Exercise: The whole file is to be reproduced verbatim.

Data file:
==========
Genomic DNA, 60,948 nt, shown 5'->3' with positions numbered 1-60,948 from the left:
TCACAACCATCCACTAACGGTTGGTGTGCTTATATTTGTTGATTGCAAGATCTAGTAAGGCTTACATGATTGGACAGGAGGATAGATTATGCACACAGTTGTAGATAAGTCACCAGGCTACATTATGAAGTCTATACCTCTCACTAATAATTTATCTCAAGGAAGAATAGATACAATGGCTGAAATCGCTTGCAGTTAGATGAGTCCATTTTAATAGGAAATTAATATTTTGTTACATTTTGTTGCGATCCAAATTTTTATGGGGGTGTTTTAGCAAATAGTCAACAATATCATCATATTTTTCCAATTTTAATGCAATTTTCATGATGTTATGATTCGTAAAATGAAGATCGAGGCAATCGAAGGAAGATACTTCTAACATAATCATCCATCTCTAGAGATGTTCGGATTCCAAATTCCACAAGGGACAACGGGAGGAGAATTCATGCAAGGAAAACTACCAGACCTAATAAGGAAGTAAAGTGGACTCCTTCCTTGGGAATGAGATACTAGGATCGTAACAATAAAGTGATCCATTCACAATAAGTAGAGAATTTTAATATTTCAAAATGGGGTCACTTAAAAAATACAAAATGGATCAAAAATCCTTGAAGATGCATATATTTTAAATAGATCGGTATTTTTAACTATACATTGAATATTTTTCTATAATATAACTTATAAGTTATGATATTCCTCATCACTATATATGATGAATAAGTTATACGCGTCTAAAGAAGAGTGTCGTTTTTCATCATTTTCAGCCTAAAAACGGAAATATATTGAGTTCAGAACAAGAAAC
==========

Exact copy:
Genomic DNA, 60,948 nt, shown 5'->3' with positions numbered 1-60,948 from the left:
TCACAACCATCCACTAACGGTTGGTGTGCTTATATTTGTTGATTGCAAGATCTAGTAAGGCTTACATGATTGGACAGGAGGATAGATTATGCACACAGTTGTAGATAAGTCACCAGGCTACATTATGAAGTCTATACCTCTCACTAATAATTTATCTCAAGGAAGAATAGATACAATGGCTGAAATCGCTTGCAGTTAGATGAGTCCATTTTAATAGGAAATTAATATTTTGTTACATTTTGTTGCGATCCAAATTTTTATGGGGGTGTTTTAGCAAATAGTCAACAATATCATCATATTTTTCCAATTTTAATGCAATTTTCATGATGTTATGATTCGTAAAATGAAGATCGAGGCAATCGAAGGAAGATACTTCTAACATAATCATCCATCTCTAGAGATGTTCGGATTCCAAATTCCACAAGGGACAACGGGAGGAGAATTCATGCAAGGAAAACTACCAGACCTAATAAGGAAGTAAAGTGGACTCCTTCCTTGGGAATGAGATACTAGGATCGTAACAATAAAGTGATCCATTCACAATAAGTAGAGAATTTTAATATTTCAAAATGGGGTCACTTAAAAAATACAAAATGGATCAAAAATCCTTGAAGATGCATATATTTTAAATAGATCGGTATTTTTAACTATACATTGAATATTTTTCTATAATATAACTTATAAGTTATGATATTCCTCATCACTATATATGATGAATAAGTTATACGCGTCTAAAGAAGAGTGTCGTTTTTCATCATTTTCAGCCTAAAAACGGAAATATATTGAGTTCAGAACAAGAAAC